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Southcom Commander Highlights Security Cooperation With Regional Partners

By Lisa Ferdinando DoD News, Defense Media Activity

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WASHINGTON, Aug. 24, 2017 — The United States and its South American partners are committed to working together in addressing the security challenges impacting Latin America and beyond, the U.S. Southern Command commander said in Lima, Peru, yesterday.

Military leaders conduct a meeting.
Navy Adm. Kurt Tidd, commander of U.S. Southern Command, meets with Adm. José Paredes, chief of the Peruvian Armed Forces Joint Staff, during the South American Defense Conference in Lima, Peru, Aug. 23, 2017. The conference, cohosted by Tidd and Paredes, brought together military leaders from nine other countries for discussions on defeating illicit networks and responding to cyberattacks and humanitarian crises. Photo courtesy of the Peruvian Armed Forces Joint Staff
Military leaders conduct a meeting. U.S. Southern Command
Navy Adm. Kurt Tidd, commander of U.S. Southern Command, meets with Adm. José Paredes, chief of the Peruvian Armed Forces Joint Staff, during the South American Defense Conference in Lima, Peru, Aug. 23, 2017. The conference, cohosted by Tidd and Paredes, brought together military leaders from nine other countries for discussions on defeating illicit networks and responding to cyberattacks and humanitarian crises. Photo courtesy of the Peruvian Armed Forces Joint Staff

Navy Adm. Kurt W. Tidd joined South American security leaders for discussions on defense support to humanitarian and disaster relief efforts and cooperation to detect, disrupt and dismantle threat networks in the Western Hemisphere. 

"This conference is symbolic of our hemisphere's tradition of collaboration," Tidd said in opening remarks at the South American Defense Conference. He is cohosting the Aug. 22-24 event with Peru's Adm. José Paredes, chief of the Peruvian Armed Forces Joint Staff.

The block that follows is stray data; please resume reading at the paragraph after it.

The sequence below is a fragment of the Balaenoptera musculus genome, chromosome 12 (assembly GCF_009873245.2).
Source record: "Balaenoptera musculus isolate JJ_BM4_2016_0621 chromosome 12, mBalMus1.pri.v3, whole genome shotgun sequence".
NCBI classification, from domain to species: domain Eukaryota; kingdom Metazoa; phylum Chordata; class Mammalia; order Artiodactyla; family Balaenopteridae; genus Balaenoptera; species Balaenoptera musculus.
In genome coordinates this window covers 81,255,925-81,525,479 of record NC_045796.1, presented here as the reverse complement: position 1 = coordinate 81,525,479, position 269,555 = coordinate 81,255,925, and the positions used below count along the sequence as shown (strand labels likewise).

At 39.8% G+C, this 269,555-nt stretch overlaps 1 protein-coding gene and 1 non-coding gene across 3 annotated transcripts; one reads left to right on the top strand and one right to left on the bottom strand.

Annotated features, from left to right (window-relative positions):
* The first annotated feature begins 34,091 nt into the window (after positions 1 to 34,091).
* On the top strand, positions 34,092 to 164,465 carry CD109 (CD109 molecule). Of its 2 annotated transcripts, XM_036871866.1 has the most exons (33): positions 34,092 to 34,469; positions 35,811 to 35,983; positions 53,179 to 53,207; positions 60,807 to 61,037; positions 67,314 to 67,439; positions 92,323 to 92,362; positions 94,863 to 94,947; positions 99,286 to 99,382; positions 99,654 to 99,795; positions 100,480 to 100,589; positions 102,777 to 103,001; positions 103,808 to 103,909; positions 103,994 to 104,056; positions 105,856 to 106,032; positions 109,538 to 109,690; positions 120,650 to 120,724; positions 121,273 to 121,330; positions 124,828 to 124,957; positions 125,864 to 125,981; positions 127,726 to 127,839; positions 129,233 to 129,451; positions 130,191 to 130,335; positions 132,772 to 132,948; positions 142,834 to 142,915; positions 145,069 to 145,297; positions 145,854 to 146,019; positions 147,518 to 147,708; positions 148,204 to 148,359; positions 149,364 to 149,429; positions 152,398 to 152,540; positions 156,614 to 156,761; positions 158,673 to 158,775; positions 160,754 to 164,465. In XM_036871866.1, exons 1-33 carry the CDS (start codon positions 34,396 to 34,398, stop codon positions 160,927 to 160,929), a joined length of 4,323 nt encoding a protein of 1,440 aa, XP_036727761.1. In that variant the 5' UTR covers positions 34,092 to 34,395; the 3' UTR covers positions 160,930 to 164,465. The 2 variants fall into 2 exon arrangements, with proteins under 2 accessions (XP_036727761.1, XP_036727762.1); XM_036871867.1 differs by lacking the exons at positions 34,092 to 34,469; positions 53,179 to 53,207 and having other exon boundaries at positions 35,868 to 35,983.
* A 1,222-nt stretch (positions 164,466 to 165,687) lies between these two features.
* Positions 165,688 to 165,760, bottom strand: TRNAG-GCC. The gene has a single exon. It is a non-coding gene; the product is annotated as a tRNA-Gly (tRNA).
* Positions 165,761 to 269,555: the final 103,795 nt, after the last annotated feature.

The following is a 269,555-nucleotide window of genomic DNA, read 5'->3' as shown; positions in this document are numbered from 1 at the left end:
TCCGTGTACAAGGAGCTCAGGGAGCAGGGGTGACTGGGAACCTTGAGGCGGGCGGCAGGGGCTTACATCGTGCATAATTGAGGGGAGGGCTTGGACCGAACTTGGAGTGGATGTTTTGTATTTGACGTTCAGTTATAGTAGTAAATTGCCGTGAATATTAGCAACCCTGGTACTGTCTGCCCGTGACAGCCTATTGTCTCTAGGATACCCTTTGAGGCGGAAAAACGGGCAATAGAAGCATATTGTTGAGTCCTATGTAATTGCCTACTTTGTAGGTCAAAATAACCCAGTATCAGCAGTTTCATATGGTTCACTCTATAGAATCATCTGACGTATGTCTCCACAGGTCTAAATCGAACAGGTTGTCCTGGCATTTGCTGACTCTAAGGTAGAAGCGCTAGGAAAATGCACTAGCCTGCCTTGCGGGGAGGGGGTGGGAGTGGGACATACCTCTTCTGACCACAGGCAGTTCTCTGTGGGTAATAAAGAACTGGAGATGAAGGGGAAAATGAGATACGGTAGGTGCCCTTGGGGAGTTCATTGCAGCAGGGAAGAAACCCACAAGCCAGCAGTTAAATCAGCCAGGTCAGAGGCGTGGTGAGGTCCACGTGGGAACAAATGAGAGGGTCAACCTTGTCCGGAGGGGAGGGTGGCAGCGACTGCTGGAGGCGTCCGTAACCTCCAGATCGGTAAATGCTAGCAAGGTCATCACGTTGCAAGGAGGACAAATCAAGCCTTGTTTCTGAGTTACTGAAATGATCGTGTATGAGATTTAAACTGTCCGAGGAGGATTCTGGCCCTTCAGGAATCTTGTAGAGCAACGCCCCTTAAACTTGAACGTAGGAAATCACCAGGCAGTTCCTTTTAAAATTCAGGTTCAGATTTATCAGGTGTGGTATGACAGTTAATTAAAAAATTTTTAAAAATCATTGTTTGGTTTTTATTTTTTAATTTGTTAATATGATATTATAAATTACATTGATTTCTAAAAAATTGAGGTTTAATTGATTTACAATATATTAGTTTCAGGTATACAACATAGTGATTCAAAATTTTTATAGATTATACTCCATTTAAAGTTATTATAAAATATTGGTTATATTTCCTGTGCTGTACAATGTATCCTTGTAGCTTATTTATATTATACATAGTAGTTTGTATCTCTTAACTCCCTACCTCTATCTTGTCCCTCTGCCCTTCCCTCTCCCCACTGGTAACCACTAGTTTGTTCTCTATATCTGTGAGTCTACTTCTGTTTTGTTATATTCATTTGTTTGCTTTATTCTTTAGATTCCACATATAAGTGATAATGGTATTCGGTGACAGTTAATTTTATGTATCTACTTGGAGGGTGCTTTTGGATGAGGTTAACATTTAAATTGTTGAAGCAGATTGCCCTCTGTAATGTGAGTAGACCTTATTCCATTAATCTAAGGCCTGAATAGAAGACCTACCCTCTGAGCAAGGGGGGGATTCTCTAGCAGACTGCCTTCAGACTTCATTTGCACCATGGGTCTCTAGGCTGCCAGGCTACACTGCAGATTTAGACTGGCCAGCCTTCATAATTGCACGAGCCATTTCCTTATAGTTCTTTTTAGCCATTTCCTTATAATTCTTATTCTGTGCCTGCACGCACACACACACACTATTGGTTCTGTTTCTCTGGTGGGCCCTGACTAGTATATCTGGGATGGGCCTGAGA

The conference, which includes military leaders from nine other nations, also symbolizes the shared understanding of the "challenges of the modern security environment and our willingness to face them together," Tidd said.

Regional, Global Cooperation

Discussions are focusing on truly global issues, including defeating illicit networks and responding to cyberattacks and humanitarian crises, he said. "This means there's not a single country or military out there able to solve them by acting alone," he added. "We all have to work together, sharing information freely and trusting one another implicitly."

He underscored the importance of the partner countries examining how they can hone or focus security cooperation efforts to help mitigate or possibly avert regional crises and large-scale emergencies.

Tidd advocated for going beyond bilateral partnerships, and working as "one network, united in purpose and unified in action" to defeat illicit networks, strengthen defenses against cyberattacks, and build regional resilience against crises.

"This conference represents the potential of a hemisphere that pools its resources and collaborates freely to face new and old challenges alike," he said.

Tidd pointed out many South American nations have been affected by natural disasters in recent years and tested by "increasingly sophisticated illicit actors who do not respect our national boundaries, laws or sovereignty."

The United States and its regional partners remain united in facing challenges in South America, he said. The conference, he added, is an important forum to discuss key cooperation to deal with threats in the region.

"We have a priceless opportunity during this conference not only to build upon past successes, but also to enrich our dialogue with these recent experiences," he said.

(Follow Lisa Ferdinando on Twitter: @FerdinandoDoD)